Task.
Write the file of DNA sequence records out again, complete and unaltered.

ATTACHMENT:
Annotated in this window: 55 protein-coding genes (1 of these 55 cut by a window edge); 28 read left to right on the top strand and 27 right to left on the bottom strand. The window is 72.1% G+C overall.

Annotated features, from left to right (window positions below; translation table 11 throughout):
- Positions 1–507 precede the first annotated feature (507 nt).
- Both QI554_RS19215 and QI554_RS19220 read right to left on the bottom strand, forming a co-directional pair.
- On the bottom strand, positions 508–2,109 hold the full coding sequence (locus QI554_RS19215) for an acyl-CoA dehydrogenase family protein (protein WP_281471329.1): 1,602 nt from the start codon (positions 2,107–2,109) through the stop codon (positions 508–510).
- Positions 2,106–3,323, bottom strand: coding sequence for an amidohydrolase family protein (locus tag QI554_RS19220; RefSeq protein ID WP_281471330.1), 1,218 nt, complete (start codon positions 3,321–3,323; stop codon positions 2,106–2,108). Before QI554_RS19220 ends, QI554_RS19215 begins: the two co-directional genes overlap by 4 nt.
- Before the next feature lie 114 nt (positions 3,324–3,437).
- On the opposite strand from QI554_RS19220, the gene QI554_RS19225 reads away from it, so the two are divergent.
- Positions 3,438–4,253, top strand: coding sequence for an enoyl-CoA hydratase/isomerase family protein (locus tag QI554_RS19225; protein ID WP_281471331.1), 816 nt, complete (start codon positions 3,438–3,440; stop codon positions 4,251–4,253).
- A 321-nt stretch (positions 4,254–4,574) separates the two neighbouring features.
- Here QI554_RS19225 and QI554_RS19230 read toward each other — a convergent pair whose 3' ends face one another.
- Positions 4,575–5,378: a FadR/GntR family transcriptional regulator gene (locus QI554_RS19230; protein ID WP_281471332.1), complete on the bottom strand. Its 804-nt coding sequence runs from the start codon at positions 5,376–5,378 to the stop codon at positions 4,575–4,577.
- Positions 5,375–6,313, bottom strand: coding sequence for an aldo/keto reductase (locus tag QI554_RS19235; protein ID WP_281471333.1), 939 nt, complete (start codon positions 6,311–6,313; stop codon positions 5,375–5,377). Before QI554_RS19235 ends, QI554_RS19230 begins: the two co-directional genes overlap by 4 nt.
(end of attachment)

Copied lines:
Annotated in this window: 55 protein-coding genes (1 of these 55 cut by a window edge); 28 read left to right on the top strand and 27 right to left on the bottom strand. The window is 72.1% G+C overall.

Annotated features, from left to right (window positions below; translation table 11 throughout):
- Positions 1–507 precede the first annotated feature (507 nt).
- Both QI554_RS19215 and QI554_RS19220 read right to left on the bottom strand, forming a co-directional pair.
- On the bottom strand, positions 508–2,109 hold the full coding sequence (locus QI554_RS19215) for an acyl-CoA dehydrogenase family protein (protein WP_281471329.1): 1,602 nt from the start codon (positions 2,107–2,109) through the stop codon (positions 508–510).
- Positions 2,106–3,323, bottom strand: coding sequence for an amidohydrolase family protein (locus tag QI554_RS19220; RefSeq protein ID WP_281471330.1), 1,218 nt, complete (start codon positions 3,321–3,323; stop codon positions 2,106–2,108). Before QI554_RS19220 ends, QI554_RS19215 begins: the two co-directional genes overlap by 4 nt.
- Before the next feature lie 114 nt (positions 3,324–3,437).
- On the opposite strand from QI554_RS19220, the gene QI554_RS19225 reads away from it, so the two are divergent.
- Positions 3,438–4,253, top strand: coding sequence for an enoyl-CoA hydratase/isomerase family protein (locus tag QI554_RS19225; protein ID WP_281471331.1), 816 nt, complete (start codon positions 3,438–3,440; stop codon positions 4,251–4,253).
- A 321-nt stretch (positions 4,254–4,574) separates the two neighbouring features.
- Here QI554_RS19225 and QI554_RS19230 read toward each other — a convergent pair whose 3' ends face one another.
- Positions 4,575–5,378: a FadR/GntR family transcriptional regulator gene (locus QI554_RS19230; protein ID WP_281471332.1), complete on the bottom strand. Its 804-nt coding sequence runs from the start codon at positions 5,376–5,378 to the stop codon at positions 4,575–4,577.
- Positions 5,375–6,313, bottom strand: coding sequence for an aldo/keto reductase (locus tag QI554_RS19235; protein ID WP_281471333.1), 939 nt, complete (start codon positions 6,311–6,313; stop codon positions 5,375–5,377). Before QI554_RS19235 ends, QI554_RS19230 begins: the two co-directional genes overlap by 4 nt.